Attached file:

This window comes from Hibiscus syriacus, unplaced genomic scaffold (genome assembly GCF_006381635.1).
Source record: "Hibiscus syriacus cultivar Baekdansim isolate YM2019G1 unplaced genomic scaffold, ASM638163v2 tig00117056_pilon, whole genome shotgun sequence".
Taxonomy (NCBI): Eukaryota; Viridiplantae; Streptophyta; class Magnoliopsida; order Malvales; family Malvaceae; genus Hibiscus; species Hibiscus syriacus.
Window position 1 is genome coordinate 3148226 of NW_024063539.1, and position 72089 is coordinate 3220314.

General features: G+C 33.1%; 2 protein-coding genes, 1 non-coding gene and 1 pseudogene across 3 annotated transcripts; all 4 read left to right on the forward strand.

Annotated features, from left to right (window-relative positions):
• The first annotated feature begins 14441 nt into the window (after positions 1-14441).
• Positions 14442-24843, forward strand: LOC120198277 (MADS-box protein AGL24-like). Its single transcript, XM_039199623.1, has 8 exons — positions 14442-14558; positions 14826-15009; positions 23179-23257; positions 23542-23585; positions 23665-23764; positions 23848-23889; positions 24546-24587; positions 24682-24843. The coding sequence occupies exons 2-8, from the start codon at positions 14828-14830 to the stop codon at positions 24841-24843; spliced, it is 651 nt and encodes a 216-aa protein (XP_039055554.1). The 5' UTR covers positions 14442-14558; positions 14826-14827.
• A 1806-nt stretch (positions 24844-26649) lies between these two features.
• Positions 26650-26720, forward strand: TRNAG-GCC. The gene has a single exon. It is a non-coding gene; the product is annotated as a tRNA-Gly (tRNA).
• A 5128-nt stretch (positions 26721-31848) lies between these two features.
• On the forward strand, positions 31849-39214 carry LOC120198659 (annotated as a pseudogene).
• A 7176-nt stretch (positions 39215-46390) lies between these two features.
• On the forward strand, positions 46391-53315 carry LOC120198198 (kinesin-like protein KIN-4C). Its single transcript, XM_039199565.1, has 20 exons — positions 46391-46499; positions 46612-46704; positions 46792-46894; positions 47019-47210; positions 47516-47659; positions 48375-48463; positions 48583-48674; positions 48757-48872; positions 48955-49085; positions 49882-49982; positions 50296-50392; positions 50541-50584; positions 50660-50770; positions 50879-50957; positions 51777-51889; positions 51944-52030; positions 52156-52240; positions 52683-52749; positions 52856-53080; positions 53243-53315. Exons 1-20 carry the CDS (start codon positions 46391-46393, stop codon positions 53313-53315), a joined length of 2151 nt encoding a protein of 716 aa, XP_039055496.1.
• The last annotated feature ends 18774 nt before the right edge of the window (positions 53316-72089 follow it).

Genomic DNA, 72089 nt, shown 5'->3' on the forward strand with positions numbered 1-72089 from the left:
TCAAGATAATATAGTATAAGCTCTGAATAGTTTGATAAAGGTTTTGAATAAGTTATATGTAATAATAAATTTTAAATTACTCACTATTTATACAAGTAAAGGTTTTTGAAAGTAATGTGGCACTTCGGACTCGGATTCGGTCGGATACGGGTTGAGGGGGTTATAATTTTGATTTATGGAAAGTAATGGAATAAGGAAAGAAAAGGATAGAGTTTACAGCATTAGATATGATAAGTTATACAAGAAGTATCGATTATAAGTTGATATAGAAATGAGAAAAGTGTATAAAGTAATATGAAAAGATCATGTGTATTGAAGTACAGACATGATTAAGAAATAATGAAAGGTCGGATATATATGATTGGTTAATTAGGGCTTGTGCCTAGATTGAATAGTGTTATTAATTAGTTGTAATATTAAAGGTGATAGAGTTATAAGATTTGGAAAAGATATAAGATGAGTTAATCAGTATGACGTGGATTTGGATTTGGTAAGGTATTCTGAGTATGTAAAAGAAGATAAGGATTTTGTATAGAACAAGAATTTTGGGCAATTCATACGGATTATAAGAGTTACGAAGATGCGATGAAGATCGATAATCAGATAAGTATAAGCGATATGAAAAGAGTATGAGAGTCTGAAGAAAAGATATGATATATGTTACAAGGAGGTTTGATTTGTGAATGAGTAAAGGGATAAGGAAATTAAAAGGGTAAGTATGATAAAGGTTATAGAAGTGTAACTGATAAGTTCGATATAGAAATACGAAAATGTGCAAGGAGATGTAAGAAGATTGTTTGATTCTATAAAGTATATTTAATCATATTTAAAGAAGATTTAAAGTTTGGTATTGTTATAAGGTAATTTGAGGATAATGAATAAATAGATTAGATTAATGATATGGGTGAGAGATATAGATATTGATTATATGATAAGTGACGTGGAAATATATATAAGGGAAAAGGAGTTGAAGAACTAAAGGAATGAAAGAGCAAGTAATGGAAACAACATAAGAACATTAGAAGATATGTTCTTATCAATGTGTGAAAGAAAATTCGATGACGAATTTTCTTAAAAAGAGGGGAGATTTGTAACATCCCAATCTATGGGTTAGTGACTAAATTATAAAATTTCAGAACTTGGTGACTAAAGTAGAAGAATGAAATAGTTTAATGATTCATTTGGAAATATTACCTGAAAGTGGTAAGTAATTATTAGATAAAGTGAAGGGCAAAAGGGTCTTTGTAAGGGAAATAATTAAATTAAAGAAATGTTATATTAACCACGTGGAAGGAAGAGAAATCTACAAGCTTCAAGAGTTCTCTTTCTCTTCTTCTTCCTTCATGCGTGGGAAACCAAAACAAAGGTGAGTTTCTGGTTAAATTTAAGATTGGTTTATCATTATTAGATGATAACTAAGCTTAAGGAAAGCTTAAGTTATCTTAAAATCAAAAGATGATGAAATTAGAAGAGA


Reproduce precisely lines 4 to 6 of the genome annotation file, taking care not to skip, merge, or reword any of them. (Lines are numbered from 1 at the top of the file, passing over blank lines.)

Window position 1 is genome coordinate 3148226 of NW_024063539.1, and position 72089 is coordinate 3220314.

General features: G+C 33.1%; 2 protein-coding genes, 1 non-coding gene and 1 pseudogene across 3 annotated transcripts; all 4 read left to right on the forward strand.

Annotated features, from left to right (window-relative positions):